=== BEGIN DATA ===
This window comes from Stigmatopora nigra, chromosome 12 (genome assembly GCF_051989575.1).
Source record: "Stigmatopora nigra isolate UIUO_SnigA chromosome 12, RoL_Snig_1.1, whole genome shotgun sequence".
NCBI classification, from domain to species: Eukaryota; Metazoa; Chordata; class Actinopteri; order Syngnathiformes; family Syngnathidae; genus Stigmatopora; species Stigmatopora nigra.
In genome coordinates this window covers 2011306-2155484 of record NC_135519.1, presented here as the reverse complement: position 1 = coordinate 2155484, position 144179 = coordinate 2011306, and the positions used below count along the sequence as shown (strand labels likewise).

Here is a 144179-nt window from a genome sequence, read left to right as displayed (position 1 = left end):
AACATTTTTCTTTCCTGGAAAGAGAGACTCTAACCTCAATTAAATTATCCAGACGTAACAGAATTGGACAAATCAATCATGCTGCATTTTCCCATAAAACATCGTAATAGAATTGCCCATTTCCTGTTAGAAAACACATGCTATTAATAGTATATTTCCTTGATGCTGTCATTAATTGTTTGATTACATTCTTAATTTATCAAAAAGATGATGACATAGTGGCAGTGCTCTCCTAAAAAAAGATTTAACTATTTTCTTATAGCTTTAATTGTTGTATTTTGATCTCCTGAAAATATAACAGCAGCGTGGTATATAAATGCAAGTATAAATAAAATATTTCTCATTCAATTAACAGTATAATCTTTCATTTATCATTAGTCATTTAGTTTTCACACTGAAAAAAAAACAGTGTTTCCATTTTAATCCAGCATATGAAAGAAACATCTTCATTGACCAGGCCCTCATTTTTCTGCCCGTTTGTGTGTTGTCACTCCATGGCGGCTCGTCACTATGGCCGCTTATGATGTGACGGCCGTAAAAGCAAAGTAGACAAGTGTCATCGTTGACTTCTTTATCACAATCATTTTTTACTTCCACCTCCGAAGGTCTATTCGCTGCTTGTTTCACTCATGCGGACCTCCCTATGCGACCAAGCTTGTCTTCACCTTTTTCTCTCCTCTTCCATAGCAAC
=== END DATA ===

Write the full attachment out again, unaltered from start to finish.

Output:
This window comes from Stigmatopora nigra, chromosome 12 (genome assembly GCF_051989575.1).
Source record: "Stigmatopora nigra isolate UIUO_SnigA chromosome 12, RoL_Snig_1.1, whole genome shotgun sequence".
NCBI classification, from domain to species: Eukaryota; Metazoa; Chordata; class Actinopteri; order Syngnathiformes; family Syngnathidae; genus Stigmatopora; species Stigmatopora nigra.
In genome coordinates this window covers 2011306-2155484 of record NC_135519.1, presented here as the reverse complement: position 1 = coordinate 2155484, position 144179 = coordinate 2011306, and the positions used below count along the sequence as shown (strand labels likewise).

Here is a 144179-nt window from a genome sequence, read left to right as displayed (position 1 = left end):
AACATTTTTCTTTCCTGGAAAGAGAGACTCTAACCTCAATTAAATTATCCAGACGTAACAGAATTGGACAAATCAATCATGCTGCATTTTCCCATAAAACATCGTAATAGAATTGCCCATTTCCTGTTAGAAAACACATGCTATTAATAGTATATTTCCTTGATGCTGTCATTAATTGTTTGATTACATTCTTAATTTATCAAAAAGATGATGACATAGTGGCAGTGCTCTCCTAAAAAAAGATTTAACTATTTTCTTATAGCTTTAATTGTTGTATTTTGATCTCCTGAAAATATAACAGCAGCGTGGTATATAAATGCAAGTATAAATAAAATATTTCTCATTCAATTAACAGTATAATCTTTCATTTATCATTAGTCATTTAGTTTTCACACTGAAAAAAAAACAGTGTTTCCATTTTAATCCAGCATATGAAAGAAACATCTTCATTGACCAGGCCCTCATTTTTCTGCCCGTTTGTGTGTTGTCACTCCATGGCGGCTCGTCACTATGGCCGCTTATGATGTGACGGCCGTAAAAGCAAAGTAGACAAGTGTCATCGTTGACTTCTTTATCACAATCATTTTTTACTTCCACCTCCGAAGGTCTATTCGCTGCTTGTTTCACTCATGCGGACCTCCCTATGCGACCAAGCTTGTCTTCACCTTTTTCTCTCCTCTTCCATAGCAAC